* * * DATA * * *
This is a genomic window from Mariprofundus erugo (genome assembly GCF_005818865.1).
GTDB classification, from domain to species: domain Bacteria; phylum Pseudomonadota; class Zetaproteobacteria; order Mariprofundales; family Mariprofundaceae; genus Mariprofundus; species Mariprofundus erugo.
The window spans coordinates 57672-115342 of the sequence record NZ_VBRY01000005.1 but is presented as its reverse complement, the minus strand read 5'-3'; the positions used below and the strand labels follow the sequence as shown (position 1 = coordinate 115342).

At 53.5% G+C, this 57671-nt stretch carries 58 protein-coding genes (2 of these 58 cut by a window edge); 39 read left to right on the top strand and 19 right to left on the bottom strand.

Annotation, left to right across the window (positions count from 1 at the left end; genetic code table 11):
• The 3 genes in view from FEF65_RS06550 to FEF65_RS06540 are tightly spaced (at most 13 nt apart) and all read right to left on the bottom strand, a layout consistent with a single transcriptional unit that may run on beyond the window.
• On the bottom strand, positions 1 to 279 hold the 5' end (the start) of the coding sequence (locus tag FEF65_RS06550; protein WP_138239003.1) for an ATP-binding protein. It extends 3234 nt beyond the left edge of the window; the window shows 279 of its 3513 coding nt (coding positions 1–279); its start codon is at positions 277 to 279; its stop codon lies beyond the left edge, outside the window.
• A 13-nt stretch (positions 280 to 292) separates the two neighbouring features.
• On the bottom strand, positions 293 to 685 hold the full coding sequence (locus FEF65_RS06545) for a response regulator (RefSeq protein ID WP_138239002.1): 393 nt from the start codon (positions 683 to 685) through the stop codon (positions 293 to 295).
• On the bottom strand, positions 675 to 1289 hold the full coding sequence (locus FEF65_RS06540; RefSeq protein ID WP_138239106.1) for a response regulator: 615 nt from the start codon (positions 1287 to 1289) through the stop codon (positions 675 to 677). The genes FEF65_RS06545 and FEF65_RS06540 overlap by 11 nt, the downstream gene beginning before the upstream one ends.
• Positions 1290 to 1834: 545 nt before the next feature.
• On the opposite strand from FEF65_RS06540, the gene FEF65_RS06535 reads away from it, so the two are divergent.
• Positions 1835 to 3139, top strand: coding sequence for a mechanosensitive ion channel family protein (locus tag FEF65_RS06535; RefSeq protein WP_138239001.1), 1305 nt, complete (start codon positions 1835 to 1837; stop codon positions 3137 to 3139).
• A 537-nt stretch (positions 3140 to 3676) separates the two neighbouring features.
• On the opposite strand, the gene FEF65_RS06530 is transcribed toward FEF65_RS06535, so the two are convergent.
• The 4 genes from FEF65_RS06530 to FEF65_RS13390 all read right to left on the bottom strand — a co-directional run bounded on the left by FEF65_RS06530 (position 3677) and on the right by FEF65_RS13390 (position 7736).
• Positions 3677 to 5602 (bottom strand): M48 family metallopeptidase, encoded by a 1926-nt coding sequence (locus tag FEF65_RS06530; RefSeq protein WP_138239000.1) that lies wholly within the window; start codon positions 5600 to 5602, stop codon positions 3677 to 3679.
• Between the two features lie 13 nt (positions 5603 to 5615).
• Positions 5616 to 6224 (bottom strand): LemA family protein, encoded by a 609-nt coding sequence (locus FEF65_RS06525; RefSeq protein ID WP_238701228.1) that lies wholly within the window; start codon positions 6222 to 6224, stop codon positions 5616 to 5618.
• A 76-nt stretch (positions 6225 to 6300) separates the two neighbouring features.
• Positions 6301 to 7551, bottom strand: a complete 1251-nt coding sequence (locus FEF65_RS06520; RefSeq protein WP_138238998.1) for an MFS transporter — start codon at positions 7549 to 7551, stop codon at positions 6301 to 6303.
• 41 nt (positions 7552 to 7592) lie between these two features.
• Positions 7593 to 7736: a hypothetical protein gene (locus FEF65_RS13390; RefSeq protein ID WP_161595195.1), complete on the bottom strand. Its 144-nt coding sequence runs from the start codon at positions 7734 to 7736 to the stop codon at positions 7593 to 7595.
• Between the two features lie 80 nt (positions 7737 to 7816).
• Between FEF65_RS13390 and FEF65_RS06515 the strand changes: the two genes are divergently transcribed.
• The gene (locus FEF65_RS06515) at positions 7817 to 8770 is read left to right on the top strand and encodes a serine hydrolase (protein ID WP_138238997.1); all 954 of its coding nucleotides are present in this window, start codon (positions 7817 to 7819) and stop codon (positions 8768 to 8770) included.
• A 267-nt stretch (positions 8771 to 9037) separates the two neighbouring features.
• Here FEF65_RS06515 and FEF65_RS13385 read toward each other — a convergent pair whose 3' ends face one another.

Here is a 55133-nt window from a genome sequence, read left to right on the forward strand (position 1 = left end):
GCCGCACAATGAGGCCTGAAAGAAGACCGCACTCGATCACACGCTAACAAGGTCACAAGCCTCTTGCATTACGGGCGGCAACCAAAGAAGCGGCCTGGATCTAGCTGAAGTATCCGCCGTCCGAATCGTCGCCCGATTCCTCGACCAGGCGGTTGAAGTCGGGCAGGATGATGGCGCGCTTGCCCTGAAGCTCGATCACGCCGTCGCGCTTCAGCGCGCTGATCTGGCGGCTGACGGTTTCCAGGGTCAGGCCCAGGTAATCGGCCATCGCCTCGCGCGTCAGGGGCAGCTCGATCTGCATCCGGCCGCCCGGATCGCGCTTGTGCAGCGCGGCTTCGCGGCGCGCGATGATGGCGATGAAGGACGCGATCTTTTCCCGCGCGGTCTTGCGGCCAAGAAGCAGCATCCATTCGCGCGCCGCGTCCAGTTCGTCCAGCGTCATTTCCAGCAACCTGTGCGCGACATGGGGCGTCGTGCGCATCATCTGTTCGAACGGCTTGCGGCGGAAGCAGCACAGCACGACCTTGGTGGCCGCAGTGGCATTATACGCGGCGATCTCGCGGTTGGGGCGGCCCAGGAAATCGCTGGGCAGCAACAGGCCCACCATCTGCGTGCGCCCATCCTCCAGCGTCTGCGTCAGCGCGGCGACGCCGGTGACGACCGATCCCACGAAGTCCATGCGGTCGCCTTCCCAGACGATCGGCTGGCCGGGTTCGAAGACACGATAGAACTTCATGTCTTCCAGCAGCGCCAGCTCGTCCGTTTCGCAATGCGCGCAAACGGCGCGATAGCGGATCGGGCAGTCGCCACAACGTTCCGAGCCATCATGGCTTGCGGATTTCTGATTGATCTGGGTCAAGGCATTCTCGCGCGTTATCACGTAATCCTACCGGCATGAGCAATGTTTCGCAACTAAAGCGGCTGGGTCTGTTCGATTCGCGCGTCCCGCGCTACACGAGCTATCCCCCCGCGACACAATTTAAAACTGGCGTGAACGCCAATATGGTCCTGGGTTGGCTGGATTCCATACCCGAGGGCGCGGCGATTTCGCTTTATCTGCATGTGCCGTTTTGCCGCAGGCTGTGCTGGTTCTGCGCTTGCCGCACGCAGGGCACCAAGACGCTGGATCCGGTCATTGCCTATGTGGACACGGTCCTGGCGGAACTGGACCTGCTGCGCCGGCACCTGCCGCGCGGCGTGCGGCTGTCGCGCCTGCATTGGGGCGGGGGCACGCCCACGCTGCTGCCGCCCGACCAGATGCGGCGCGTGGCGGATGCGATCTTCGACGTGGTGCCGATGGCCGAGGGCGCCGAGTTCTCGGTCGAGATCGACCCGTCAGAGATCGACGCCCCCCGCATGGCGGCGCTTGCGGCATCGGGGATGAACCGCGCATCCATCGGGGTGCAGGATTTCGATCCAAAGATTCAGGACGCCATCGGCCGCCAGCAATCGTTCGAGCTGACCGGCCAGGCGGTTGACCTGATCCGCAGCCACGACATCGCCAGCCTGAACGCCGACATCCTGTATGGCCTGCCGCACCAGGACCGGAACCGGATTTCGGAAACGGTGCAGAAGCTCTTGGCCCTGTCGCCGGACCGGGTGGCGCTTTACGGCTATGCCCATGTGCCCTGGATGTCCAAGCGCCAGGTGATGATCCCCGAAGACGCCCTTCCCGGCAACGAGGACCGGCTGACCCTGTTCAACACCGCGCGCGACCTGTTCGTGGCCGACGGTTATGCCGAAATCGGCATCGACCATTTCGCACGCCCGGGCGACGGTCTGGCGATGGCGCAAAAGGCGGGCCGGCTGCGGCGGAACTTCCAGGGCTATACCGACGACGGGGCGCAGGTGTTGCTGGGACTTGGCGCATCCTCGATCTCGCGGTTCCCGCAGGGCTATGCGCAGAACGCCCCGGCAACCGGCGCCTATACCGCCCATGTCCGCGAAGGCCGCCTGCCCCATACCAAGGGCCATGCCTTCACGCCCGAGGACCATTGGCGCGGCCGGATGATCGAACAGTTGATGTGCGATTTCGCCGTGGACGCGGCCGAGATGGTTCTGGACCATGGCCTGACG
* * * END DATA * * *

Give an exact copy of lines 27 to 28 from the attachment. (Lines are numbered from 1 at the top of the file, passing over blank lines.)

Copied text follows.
• A 267-nt stretch (positions 8771 to 9037) separates the two neighbouring features.
• Here FEF65_RS06515 and FEF65_RS13385 read toward each other — a convergent pair whose 3' ends face one another.